Polykarp Kusch’ speech at the Nobel Banquet in Stockholm, December 10, 1955
Your Majesties, Your Royal Highnesses, Ladies and Gentlemen,
No previous experience in life has given me the same sense of humility as the present one. This feeling is inevitable in view of the many illustrious names which adorn the roll of those whom the Swedish Academy of Science has honored through the award of the Nobel Prize. I am deeply conscious of and grateful for the honor bestowed upon me by the Swedish Academy in adding my name to the list of those who have received the Nobel Prize in Physics.
The increase of scientific knowledge lies not only in the occasional milestones of science, but in the efforts of the very large body of men who with love and devotion observe and study nature. No single achievement in science is possible without the painstaking work of the many hundreds who have built the foundation on which all new work is based. To these men I pay my homage.
Scientific experimentation is a complex procedure. It would be an impossible task to perform a meticulous experiment without the aid and help of the technicians, the machinists, the glassblowers and others. These men have been infected by the spirit of science, even if untrained in science and perform their work with skill and enthusiasm. It is to the generations of such unsung heroes that I also pay my tribute.
Polykarp Kusch’ Address to the University Students on the Evening of December 10, 1956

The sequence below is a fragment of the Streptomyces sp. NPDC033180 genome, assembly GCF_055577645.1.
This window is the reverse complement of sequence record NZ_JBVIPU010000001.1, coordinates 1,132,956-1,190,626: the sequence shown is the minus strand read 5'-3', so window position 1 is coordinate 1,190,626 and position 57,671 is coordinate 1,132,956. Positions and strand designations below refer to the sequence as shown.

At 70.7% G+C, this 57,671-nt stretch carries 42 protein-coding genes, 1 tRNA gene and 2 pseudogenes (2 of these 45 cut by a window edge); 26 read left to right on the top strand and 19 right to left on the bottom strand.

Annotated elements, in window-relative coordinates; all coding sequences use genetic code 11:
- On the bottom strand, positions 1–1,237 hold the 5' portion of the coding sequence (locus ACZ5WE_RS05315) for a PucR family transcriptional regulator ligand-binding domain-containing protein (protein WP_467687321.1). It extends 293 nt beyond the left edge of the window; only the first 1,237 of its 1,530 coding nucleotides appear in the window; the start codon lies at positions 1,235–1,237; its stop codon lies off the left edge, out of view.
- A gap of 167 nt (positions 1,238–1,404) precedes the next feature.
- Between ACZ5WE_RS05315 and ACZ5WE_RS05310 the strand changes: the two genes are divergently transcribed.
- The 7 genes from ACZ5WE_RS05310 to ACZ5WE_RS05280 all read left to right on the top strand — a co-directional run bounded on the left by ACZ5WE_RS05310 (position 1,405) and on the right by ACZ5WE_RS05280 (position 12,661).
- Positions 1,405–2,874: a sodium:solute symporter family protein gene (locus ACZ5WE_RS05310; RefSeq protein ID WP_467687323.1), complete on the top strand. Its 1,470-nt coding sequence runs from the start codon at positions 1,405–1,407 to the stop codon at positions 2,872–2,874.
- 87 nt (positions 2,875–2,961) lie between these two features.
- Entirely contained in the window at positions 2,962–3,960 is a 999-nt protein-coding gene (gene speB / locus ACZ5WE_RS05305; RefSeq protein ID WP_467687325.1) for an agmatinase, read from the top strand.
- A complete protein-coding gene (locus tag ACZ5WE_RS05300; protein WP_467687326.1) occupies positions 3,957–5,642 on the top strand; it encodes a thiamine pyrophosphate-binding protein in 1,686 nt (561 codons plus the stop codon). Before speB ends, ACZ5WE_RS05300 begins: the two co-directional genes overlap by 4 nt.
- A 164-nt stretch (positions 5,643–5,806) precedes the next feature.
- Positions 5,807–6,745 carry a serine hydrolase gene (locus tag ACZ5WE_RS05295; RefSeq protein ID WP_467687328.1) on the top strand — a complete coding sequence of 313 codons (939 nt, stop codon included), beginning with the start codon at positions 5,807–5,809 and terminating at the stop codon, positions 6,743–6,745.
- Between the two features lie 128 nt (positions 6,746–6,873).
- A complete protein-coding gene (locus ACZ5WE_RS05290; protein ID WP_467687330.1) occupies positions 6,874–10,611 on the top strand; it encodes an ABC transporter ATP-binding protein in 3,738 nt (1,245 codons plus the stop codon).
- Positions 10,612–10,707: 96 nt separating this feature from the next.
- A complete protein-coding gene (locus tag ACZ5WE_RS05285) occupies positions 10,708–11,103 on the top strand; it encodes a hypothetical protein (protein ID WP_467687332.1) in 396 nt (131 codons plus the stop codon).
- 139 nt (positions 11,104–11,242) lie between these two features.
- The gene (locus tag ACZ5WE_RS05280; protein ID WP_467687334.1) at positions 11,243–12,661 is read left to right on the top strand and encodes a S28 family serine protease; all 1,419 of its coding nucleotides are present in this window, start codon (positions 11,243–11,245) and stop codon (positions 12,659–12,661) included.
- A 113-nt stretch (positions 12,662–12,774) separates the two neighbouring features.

First of all, let me thank you, on behalf of the Nobel Laureates of 1955, for your beautiful songs and your challenging words. In seeing you before me, I am again impressed by the certain knowledge that the future of truth and beauty as described by science and by the arts as well lies in your hands. The destiny of our society is yours to make and you have a vastly greater importance to the world than we do.
We live, I think, in the century of science and, perhaps, even in the century of physics. Science is the greatest creative impulse of our time. It dominates the intellectual scene and forms our lives, not only in the material things which it has given us, but also in that it guides our spirit. Science shows us truth and beauty and fills each day with a fresh wonder of the exquisite order which governs our world. I count myself fortunate to be able to participate in the life of science in this era. I feel, sometimes, as the renaissance man must have felt in finding new riches at every point and in the certainty that unexplored areas of knowledge and experience await at every turn. Those of us who have today been honored through the award of the Nobel Prize in the sciences envy those of you who are about to embark on a career in science. You have a world of unimaginable richness before you and we wish you well as you embark on your adventure of exploration.
The knowledge and understanding of the world which science gives us and the magnificent opportunity which it extends to us to control and use the world for the extension of our pleasure in it has never been greater than it now is. If, on occasion, the knowledge brought by science leads to an unhappy end, this is not to the discredit of science but is rather an indication of an imperfect ability to use wisely the gifts placed within our hands. To study man and his relationship with other men and the society in which he lives is the purpose of many of you. Indeed science alone may perhaps be sterile when pursued without an understanding of the world in which scientific knowledge is created and in which the fruits of science are used. To those of you who study history, economics, sociology, literature and language I present the challenge of the utilization of the enormous resources in our grasp to the problem of creating a genuinely good life for yourselves and your children. It is only through the combined efforts of all men of intelligence and understanding that this may be achieved.
Gentlemen! Every private carries in his knapsack a Marshall’s baton. Go to it, with our best wishes!